i apologize, it was more backlash from another post i made where 85% of the post were just mean posts about the photographer and not the quesiton
    You need not apologize, and in retrospect I regretted a couple of things I said to you. I was not applying for an apology.

    I know exactly what you say about the high numbers of negative posts on some forums. In fact I have two right now that are so bad, I am closing my memberships out.

    This forum is not generally like that, but it does happen occasionally.

    Hope you have good experience with your photography and the forum in general.

    Lars

  6. #16
    8x10, 5x7, 4x5, et al Leigh's Avatar
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    Re: developing 4x5 with the yankee daylight development tank

    Quote Originally Posted by Jody_S View Post
    ...or else I do a pre-soak for 20 minutes.
    Wow. I've heard of stand development, but never stand soak.

    Why would you soak for 20 minutes? The water would fully infiltrate the emulsion in a few seconds.

    - Leigh
    If you believe you can, or you believe you can't... you're right.

  7. #17

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    Re: developing 4x5 with the yankee daylight development tank

    I am a devotee of Yankee tanks. I think they work great, at least for my style of developing, which is with low frequency agitation. I use whatever time/temp is called for, with no variations because of the tank. I agitate using a back and forth motion as directed on the tank lid, and as someone mentioned, sometimes you do get a bit of slopover, but I don't agitate as vigorously as the previous poster must. Just a gently back and forth of the tank is all that is required.

    I also don't understand the negative comments about Yankee tanks. They are relatively inexpensive, load easily, and are straightforward to use. People sing praises of the Combi tank, yet I read about them being finicky to load and operate, and that some parts break easily. And when they were made they were a lot more expensive than Yankees. But I've never used one, so what do I know? To each his/her own.

  8. #18

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    Re: developing 4x5 with the yankee daylight development tank

    Quote Originally Posted by Dan Henderson View Post
    I am a devotee of Yankee tanks. I think they work great, at least for my style of developing, which is with low frequency agitation. I use whatever time/temp is called for, with no variations because of the tank. I agitate using a back and forth motion as directed on the tank lid, and as someone mentioned, sometimes you do get a bit of slopover, but I don't agitate as vigorously as the previous poster must. Just a gently back and forth of the tank is all that is required.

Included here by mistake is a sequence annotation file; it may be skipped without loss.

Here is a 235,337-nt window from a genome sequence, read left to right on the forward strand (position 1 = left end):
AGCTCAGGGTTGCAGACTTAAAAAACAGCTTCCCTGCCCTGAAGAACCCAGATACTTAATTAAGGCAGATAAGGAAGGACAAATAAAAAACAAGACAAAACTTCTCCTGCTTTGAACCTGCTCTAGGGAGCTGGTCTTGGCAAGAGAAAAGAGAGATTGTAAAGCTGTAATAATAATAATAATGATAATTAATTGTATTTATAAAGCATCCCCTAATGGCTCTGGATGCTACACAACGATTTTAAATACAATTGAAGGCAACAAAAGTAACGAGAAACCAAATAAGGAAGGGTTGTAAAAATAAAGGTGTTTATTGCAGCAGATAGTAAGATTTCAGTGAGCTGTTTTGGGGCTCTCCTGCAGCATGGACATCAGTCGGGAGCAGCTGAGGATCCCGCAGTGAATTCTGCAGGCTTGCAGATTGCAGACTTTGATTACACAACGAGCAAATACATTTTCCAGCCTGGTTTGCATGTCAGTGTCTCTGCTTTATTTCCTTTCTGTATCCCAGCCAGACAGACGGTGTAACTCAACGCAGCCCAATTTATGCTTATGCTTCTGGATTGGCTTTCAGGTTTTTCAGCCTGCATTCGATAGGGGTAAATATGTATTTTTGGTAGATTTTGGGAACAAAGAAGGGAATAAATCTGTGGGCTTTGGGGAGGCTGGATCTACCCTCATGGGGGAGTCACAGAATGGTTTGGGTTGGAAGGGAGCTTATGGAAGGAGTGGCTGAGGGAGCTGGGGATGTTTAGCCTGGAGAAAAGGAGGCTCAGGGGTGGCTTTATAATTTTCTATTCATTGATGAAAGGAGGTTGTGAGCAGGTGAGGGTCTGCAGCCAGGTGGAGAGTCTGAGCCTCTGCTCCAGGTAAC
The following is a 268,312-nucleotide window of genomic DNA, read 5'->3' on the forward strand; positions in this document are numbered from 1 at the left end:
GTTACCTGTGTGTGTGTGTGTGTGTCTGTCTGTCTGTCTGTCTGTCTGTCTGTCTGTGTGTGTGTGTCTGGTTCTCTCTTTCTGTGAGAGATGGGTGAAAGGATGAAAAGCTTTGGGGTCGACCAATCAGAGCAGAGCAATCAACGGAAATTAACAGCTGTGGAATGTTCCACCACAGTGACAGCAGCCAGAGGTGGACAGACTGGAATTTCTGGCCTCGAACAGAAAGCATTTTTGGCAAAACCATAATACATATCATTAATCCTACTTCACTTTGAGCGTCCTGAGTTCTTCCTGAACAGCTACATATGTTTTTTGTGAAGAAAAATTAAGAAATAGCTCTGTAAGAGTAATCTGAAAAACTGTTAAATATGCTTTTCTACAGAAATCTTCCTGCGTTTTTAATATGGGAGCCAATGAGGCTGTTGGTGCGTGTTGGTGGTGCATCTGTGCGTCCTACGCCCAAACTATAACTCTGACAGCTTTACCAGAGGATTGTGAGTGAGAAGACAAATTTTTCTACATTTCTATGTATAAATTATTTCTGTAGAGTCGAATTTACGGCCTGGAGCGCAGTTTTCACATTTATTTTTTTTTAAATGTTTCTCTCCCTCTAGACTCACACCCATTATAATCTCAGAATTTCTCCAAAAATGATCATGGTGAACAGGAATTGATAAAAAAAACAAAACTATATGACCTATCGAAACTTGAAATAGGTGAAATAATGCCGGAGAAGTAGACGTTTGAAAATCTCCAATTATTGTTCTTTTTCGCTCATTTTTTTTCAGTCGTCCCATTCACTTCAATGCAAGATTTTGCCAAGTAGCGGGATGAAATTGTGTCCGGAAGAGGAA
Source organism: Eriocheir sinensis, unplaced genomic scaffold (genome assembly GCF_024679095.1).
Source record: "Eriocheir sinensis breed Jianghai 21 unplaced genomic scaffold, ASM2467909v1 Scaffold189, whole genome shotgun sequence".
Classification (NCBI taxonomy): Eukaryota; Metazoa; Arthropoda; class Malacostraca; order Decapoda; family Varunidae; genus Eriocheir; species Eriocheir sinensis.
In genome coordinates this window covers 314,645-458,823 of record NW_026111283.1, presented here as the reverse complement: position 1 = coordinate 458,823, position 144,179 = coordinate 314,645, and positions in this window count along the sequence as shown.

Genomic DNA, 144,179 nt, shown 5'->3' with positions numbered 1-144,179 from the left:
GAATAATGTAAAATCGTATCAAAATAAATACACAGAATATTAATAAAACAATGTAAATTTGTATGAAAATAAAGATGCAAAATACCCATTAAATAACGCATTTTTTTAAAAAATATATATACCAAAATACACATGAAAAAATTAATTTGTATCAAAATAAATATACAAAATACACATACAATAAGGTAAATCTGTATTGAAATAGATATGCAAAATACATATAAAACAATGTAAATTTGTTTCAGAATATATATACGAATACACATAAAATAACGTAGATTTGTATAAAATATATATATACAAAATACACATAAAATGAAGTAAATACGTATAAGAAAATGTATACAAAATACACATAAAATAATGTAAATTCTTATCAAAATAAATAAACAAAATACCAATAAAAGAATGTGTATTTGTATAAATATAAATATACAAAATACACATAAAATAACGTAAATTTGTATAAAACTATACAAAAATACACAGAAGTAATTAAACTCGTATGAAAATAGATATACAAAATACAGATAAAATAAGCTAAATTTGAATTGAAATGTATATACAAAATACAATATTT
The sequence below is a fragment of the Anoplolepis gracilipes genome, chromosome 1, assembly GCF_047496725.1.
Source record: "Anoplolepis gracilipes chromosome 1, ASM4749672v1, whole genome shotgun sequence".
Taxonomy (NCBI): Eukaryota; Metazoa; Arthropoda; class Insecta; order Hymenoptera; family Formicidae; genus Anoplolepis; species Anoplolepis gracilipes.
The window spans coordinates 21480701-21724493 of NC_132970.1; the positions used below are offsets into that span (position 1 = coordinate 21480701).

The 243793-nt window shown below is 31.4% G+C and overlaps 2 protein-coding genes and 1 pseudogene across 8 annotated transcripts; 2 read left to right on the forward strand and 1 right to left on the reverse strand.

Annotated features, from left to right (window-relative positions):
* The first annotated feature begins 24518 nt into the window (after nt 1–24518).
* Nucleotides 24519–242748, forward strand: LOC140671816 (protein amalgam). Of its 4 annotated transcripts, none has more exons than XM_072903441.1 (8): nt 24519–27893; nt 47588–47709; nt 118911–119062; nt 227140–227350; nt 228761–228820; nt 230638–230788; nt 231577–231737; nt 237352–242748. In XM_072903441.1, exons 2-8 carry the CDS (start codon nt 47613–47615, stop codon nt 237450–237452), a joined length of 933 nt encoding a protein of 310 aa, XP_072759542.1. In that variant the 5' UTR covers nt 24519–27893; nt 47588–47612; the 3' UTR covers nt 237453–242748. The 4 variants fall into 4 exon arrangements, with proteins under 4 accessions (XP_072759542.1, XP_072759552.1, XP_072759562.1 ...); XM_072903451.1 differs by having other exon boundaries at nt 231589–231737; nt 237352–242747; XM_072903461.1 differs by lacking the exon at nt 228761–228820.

I also don't understand the negative comments about Yankee tanks. They are relatively inexpensive, load easily, and are straightforward to use. People sing praises of the Combi tank, yet I read about them being finicky to load and operate, and that some parts break easily. And when they were made they were a lot more expensive than Yankees. But I've never used one, so what do I know? To each his/her own.

    so far my experience is good

  9. #19
    Format Omnivore Brian C. Miller's Avatar
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    Re: developing 4x5 with the yankee daylight development tank

    I started out developing sheet film in a Yankee tank. I never got even development from it. The problems are evident when there are large patches of blank sky, or similar blank space. I finally tested it by first photographing a plain wall.

    I tried two methods: lifting the cage up and down, and agitating back and forth according to the arrows.
    When I lifted the cage up and down, I got surge marks due to the shape of the slots.
    When I agitated back and forth, I got different development between the top and the bottom.

    I finally gave up on the Yankee tank, and went to Jobo processing. When I don't want to fill the Jobo (one or two sheets) I use a single-sheet slosher I made and a 5x7 tray.

    Your mileage may vary, but do test it by developing something with lots of sky, or a big blank wall in it.
    "It's the way to educate your eyes. Stare. Pry, listen, eavesdrop. Die knowing something. You are not here long." - Walker Evans

  10. #20
    (Shrek)
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    Re: developing 4x5 with the yankee daylight development tank

    Some of the film I've been using has something blue on it that gets into my developer and seems to reduce it's life. If I pre-soak, or pre-wash with gentle running water, this blue crap gets washed away before I develop. I do re-use my developer (max 1 or 2 days) for multiple formats, so I've started doing this pre-soak on most. It's not tedious if I'm developing 35mm and 120, say, while I do the pre-soak on my 4x5s.